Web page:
Several BBC Twitter accounts, including its weather, Arabic and Radio Ulster feeds were hijacked by a group calling itself Syrian Electronic Army earlier. A series of tweets about fake weather conditions in Middle Eastern countries began appearing on Thursday afternoon.
The accounts are the latest in a series of large corporate Twitter feeds to have been breached.
The BBC said that it now has control of all three accounts and all inappropriate content has been deleted.
A BBC spokeswoman said: "We apologise to our audiences that this unacceptable material appeared under the BBC's name."
The attacks began in the early afternoon on Thursday. At the same time, BBC staff were alerted to a phishing email that had been sent to some BBC email accounts. It is not yet clear if the two are related.
The email contained a link that if clicked on could expose password details.
The BBC weather Twitter feed, which has 60,000 followers, was among those affected.
Alongside the standard tweets from the weather feed such as "'last night was chilly" some more bizarre comments began emerging.
They included: "Saudi weather station down due to head-on collision with camel."
Another read: "Chaotic weather forecast for Lebanon as the government decides to distance itself from the Milky Way."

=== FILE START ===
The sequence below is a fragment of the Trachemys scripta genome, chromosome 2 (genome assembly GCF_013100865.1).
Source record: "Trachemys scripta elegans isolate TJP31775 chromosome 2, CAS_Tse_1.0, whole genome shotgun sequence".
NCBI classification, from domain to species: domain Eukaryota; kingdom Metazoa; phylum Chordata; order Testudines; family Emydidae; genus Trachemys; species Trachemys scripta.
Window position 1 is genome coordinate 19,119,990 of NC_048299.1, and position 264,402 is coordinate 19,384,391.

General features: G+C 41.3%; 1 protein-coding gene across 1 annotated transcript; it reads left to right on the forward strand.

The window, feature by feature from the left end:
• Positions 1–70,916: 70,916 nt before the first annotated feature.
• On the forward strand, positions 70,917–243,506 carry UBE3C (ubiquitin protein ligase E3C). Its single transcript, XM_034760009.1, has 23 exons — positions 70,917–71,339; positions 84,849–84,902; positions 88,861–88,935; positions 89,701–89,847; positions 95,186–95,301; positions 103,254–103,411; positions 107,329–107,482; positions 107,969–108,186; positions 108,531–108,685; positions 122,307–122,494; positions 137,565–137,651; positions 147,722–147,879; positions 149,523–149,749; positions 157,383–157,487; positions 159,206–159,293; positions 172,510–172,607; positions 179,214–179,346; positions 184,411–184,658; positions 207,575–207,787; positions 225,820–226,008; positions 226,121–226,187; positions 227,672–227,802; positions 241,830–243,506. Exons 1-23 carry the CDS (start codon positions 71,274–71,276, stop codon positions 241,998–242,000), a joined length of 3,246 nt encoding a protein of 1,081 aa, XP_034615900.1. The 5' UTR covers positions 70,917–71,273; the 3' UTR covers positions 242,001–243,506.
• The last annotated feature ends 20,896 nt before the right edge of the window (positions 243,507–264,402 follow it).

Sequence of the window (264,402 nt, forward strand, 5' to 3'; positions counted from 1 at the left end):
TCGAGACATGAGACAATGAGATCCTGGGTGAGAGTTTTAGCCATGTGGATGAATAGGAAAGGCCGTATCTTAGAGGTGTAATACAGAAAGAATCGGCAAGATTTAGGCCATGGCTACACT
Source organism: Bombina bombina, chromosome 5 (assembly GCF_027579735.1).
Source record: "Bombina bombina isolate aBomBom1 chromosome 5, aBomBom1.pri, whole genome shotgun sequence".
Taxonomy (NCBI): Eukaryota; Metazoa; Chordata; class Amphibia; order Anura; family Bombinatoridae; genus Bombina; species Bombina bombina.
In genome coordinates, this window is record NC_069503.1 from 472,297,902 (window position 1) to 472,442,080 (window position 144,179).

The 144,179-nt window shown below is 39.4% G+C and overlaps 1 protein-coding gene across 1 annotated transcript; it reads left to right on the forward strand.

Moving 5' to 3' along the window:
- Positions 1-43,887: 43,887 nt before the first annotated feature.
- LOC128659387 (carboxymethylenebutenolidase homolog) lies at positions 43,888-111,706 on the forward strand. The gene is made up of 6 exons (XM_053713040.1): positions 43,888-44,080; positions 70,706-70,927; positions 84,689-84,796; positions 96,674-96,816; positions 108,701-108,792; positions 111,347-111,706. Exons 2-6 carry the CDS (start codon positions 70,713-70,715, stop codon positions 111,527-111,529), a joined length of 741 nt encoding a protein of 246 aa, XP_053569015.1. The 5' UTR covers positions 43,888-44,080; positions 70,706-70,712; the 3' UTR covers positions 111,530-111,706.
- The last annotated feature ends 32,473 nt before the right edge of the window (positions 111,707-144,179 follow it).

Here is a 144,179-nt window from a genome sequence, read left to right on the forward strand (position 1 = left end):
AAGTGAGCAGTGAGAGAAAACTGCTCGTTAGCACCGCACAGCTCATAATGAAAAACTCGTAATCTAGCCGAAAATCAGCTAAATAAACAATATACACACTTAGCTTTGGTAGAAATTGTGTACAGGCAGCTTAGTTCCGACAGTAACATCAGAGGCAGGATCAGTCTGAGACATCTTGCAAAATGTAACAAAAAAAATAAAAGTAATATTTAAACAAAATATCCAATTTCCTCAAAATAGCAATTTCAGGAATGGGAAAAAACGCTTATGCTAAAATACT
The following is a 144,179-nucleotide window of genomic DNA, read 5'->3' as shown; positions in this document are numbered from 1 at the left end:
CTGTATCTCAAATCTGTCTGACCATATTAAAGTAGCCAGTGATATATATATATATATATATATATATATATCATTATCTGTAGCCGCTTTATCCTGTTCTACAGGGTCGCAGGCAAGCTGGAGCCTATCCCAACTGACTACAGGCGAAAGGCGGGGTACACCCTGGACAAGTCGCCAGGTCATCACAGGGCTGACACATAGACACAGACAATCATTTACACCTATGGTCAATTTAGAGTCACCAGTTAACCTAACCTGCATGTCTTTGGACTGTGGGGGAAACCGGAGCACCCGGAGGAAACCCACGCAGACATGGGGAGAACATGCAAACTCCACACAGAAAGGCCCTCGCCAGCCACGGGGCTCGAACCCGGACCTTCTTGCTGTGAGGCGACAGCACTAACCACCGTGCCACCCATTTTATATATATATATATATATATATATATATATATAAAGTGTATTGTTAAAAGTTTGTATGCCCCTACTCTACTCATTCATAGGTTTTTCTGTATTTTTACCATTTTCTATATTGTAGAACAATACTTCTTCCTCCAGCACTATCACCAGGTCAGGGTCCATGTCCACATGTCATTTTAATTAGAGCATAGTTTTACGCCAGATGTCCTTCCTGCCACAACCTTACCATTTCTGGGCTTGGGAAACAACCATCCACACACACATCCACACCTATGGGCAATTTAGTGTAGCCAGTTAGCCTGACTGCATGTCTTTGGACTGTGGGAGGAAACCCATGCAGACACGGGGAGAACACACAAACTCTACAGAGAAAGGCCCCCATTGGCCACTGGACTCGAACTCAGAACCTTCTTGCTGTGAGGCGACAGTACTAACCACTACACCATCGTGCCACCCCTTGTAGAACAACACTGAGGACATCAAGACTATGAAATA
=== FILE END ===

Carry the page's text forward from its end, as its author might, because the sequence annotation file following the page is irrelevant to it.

The group claiming responsibility has previously spread messages in support of Syrian President Bashar-al-Assad.
The BBC's Arabic and Radio Ulster feeds were also affected.
Faris Couri, BBC Arabic's editor-in-chief said in a statement: "Today at around 11.00GMT, BBC Arabic's twitter account @BBCArabicOnline was hacked. Since then, several pro-Assad news tweets were published by the account.
"We strongly condemn such action and apologise to our audiences," he said.
Social engineering The attacks on the BBC are the latest in a series of hacks on high-profile Twitter accounts.
Last month Burger King and Chrysler saw their Twitter feeds hijacked while a quarter of a million Twitter users had their passwords stolen.
"The BBC is an obvious place to attack as it a trusted brand and so anyone who wishes to broadcast a message can reach a audience that are likely to pay attention, certainly initially," said Prof Alan Woodward from the department of computing at the University of Surrey.
"The most likely source of the hack is via social engineering - someone managing to elicit the password by fooling the user who keeps the password," he added.
Increasingly experts are now calling for Twitter to step up security and offer two-factor authentication, essentially a disposable, single-use password for its users.
Writing about the hack on his blog, security consultant Graham Cluley said it was unclear how the password had been cracked.
"The good news is that the hack doesn't appear to have been done with the intention of spreading malicious links or scams. Instead, it appears that the Syrian Electronic Army are trying to spread political messages about Syria instead," he said.
"You should always use hard-to-guess, hard-to-crack, unique passwords for your online accounts that you are not using anywhere else on the web."